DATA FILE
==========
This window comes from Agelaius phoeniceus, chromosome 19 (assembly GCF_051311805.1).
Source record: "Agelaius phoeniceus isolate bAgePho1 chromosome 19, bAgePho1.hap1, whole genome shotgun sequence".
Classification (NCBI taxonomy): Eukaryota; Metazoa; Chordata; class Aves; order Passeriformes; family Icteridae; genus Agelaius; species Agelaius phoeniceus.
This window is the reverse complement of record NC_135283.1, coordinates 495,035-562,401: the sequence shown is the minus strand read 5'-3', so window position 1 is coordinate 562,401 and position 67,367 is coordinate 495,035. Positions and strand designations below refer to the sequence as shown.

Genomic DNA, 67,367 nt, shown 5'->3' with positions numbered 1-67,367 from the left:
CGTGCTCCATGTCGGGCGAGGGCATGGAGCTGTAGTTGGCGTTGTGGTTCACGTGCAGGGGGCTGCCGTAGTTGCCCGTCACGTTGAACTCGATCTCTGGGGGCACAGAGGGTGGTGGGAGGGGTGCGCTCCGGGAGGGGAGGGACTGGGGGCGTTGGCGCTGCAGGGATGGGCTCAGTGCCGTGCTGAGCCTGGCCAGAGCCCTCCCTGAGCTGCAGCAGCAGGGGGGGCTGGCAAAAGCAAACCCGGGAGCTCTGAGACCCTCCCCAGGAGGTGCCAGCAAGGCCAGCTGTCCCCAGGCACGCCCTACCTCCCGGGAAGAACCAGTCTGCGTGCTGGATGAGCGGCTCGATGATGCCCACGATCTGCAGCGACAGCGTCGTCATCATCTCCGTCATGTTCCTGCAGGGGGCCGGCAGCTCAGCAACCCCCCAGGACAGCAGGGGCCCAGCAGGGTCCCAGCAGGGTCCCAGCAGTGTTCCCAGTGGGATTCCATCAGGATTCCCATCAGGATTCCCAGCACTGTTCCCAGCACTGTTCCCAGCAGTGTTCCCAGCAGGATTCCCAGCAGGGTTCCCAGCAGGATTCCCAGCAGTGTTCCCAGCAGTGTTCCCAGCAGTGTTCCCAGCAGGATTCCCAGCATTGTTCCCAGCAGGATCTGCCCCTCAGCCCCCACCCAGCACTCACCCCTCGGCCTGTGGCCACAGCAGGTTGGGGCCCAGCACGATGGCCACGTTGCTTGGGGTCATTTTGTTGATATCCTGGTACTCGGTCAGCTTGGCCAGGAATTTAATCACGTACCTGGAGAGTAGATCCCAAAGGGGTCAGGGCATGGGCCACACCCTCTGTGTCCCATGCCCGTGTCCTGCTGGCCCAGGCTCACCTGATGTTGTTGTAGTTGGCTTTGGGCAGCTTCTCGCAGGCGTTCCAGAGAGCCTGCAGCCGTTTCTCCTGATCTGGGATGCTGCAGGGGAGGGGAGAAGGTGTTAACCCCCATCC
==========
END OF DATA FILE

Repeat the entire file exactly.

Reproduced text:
This window comes from Agelaius phoeniceus, chromosome 19 (assembly GCF_051311805.1).
Source record: "Agelaius phoeniceus isolate bAgePho1 chromosome 19, bAgePho1.hap1, whole genome shotgun sequence".
Classification (NCBI taxonomy): Eukaryota; Metazoa; Chordata; class Aves; order Passeriformes; family Icteridae; genus Agelaius; species Agelaius phoeniceus.
This window is the reverse complement of record NC_135283.1, coordinates 495,035-562,401: the sequence shown is the minus strand read 5'-3', so window position 1 is coordinate 562,401 and position 67,367 is coordinate 495,035. Positions and strand designations below refer to the sequence as shown.

Genomic DNA, 67,367 nt, shown 5'->3' with positions numbered 1-67,367 from the left:
CGTGCTCCATGTCGGGCGAGGGCATGGAGCTGTAGTTGGCGTTGTGGTTCACGTGCAGGGGGCTGCCGTAGTTGCCCGTCACGTTGAACTCGATCTCTGGGGGCACAGAGGGTGGTGGGAGGGGTGCGCTCCGGGAGGGGAGGGACTGGGGGCGTTGGCGCTGCAGGGATGGGCTCAGTGCCGTGCTGAGCCTGGCCAGAGCCCTCCCTGAGCTGCAGCAGCAGGGGGGGCTGGCAAAAGCAAACCCGGGAGCTCTGAGACCCTCCCCAGGAGGTGCCAGCAAGGCCAGCTGTCCCCAGGCACGCCCTACCTCCCGGGAAGAACCAGTCTGCGTGCTGGATGAGCGGCTCGATGATGCCCACGATCTGCAGCGACAGCGTCGTCATCATCTCCGTCATGTTCCTGCAGGGGGCCGGCAGCTCAGCAACCCCCCAGGACAGCAGGGGCCCAGCAGGGTCCCAGCAGGGTCCCAGCAGTGTTCCCAGTGGGATTCCATCAGGATTCCCATCAGGATTCCCAGCACTGTTCCCAGCACTGTTCCCAGCAGTGTTCCCAGCAGGATTCCCAGCAGGGTTCCCAGCAGGATTCCCAGCAGTGTTCCCAGCAGTGTTCCCAGCAGTGTTCCCAGCAGGATTCCCAGCATTGTTCCCAGCAGGATCTGCCCCTCAGCCCCCACCCAGCACTCACCCCTCGGCCTGTGGCCACAGCAGGTTGGGGCCCAGCACGATGGCCACGTTGCTTGGGGTCATTTTGTTGATATCCTGGTACTCGGTCAGCTTGGCCAGGAATTTAATCACGTACCTGGAGAGTAGATCCCAAAGGGGTCAGGGCATGGGCCACACCCTCTGTGTCCCATGCCCGTGTCCTGCTGGCCCAGGCTCACCTGATGTTGTTGTAGTTGGCTTTGGGCAGCTTCTCGCAGGCGTTCCAGAGAGCCTGCAGCCGTTTCTCCTGATCTGGGATGCTGCAGGGGAGGGGAGAAGGTGTTAACCCCCATCC